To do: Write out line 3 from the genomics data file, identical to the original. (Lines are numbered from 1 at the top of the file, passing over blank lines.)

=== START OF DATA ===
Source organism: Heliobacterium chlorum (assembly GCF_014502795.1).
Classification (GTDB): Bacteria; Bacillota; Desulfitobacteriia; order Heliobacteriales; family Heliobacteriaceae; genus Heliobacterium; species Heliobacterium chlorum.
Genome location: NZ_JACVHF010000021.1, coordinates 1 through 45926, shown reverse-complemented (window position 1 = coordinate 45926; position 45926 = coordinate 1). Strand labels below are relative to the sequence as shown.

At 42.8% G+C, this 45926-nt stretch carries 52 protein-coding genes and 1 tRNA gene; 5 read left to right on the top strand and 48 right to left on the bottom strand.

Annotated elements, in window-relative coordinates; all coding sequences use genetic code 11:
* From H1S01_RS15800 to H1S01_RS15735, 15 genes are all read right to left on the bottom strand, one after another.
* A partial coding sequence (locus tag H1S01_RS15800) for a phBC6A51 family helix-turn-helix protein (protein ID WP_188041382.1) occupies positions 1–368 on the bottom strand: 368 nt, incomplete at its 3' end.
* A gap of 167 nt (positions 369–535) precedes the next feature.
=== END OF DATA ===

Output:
Genome location: NZ_JACVHF010000021.1, coordinates 1 through 45926, shown reverse-complemented (window position 1 = coordinate 45926; position 45926 = coordinate 1). Strand labels below are relative to the sequence as shown.